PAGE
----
Eisner eventually pushed Katzenberg to resign, and he went on to create Dreamworks SKG with close friends Steven Spielberg and David Geffen. Katzenberg eventually sued Disney and settled out of court for roughly $250 million dollars. At this point much of Eisner's choices began to become questionable. He hired Creative Artists Agency co-founder and close friend Michael Ovitz. This became one of Eisner's most questionable administrative choices.

Disney CEO Michael Eisner and President Michael Ovitz

The Michael Ovitz experiment ended with Disney owing him almost $160 million dollars in salary and stock options. The year of Ovitz as President not only ruined the relationship he had with Eisner, it also ruined his reputation, as many believed him to be "dumb". Ovitz claims that he was left out of a lot of meetings, and was never explained his role or what was expected of him. His dismissal began to show how Michael Eisner was trying to keep complete control.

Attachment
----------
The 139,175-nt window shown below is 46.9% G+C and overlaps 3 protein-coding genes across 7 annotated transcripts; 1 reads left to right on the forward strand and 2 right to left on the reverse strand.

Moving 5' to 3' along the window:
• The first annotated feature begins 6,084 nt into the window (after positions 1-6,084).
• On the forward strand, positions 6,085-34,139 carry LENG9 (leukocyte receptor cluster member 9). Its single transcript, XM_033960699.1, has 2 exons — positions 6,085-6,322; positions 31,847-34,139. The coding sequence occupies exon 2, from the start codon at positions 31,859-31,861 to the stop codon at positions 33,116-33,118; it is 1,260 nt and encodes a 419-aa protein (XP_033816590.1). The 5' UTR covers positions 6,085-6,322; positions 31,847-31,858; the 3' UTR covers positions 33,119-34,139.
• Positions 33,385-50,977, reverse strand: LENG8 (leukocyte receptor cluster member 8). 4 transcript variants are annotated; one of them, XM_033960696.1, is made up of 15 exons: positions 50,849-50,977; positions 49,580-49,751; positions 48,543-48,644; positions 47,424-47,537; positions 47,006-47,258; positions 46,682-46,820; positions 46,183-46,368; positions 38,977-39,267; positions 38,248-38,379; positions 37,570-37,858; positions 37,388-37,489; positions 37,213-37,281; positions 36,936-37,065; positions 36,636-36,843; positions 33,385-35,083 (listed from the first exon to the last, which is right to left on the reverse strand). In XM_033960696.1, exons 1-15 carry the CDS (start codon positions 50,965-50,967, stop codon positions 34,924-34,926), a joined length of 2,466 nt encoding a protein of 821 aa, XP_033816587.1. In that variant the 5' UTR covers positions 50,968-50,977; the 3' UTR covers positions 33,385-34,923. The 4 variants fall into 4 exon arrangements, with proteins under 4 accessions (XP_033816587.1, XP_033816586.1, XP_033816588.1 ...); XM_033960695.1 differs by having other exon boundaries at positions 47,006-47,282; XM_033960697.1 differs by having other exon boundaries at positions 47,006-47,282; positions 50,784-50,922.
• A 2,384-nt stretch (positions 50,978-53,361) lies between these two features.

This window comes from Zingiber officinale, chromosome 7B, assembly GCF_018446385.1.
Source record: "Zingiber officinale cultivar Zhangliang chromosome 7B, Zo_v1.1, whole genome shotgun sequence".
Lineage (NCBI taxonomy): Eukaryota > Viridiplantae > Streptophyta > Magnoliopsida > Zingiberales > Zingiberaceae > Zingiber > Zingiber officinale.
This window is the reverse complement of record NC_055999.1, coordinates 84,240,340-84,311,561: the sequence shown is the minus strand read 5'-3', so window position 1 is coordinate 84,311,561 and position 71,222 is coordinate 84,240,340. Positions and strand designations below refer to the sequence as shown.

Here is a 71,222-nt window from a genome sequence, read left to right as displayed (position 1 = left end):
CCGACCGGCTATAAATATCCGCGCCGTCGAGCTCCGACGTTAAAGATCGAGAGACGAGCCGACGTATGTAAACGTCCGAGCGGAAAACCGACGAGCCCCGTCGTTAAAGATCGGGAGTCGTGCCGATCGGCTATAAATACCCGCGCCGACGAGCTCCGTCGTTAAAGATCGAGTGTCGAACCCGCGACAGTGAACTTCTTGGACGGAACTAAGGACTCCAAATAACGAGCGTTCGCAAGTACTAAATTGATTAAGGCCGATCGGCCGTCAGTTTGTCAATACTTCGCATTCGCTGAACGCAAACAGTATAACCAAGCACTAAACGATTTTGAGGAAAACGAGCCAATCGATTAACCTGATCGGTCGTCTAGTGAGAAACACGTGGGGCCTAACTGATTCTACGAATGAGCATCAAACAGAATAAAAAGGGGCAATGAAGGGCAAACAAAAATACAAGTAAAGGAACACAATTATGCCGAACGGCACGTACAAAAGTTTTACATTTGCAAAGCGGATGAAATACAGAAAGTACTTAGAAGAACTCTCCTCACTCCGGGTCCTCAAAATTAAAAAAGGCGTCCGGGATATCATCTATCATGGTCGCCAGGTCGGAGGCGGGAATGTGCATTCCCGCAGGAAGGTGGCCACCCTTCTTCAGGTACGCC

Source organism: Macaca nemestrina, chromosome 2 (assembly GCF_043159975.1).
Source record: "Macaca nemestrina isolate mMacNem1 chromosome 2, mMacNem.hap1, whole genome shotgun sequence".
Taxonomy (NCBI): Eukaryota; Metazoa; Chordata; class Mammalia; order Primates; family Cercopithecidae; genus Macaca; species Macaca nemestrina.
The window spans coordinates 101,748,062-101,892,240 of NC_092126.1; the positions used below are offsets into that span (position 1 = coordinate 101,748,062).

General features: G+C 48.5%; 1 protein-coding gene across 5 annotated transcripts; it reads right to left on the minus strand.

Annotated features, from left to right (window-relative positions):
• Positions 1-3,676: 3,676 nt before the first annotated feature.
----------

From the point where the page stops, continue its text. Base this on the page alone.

Disney CEO Michael Eisner and President Bob Iger

Eventually we are lead to Eisner assuming both posts, but after pressure from many, he named Robert Iger President, and after Roy Disney's second "Save Disney" campaign, Eisner resigned a year before his contract ended. With that Bob Iger assumed his position as President and CEO. 

The questions that are always asked: Was Eisner really that bad? Did he do anything good? Why was there so many issues during his career? Why didn't anyone stop him? The answers though not simple spark many debates. My take is that Eisner is everything and more. He was and is an extremely complex person. He was a good corporate leader during part of his tenure, and he was a poor leader at other times. He did his best work in his first 10 years, and it seemed he lost direction and desired more control during his second 10 years. It can be said that Michael Eisner is like a tale of two people. The first was the intelligent business man who helped take a company on the brink and make it not only relevant, but highly successful. The other person was the man who did not have a real vision, or direction. The second person was power hungry, and wanted everyone to do as he wanted. What was the difference? Frank Wells.

Without Frank Wells' ability to mediate situations, it seems that Michael Eisner's personal issues with his colleagues caused many problems. He was unable to control his feelings toward others. So when the question is asked of Michael Eisner is a savior of Disney or a Pariah, I think the question must be asked: When? From 1984-1994 or 1995-2005. The answer may become much simpler.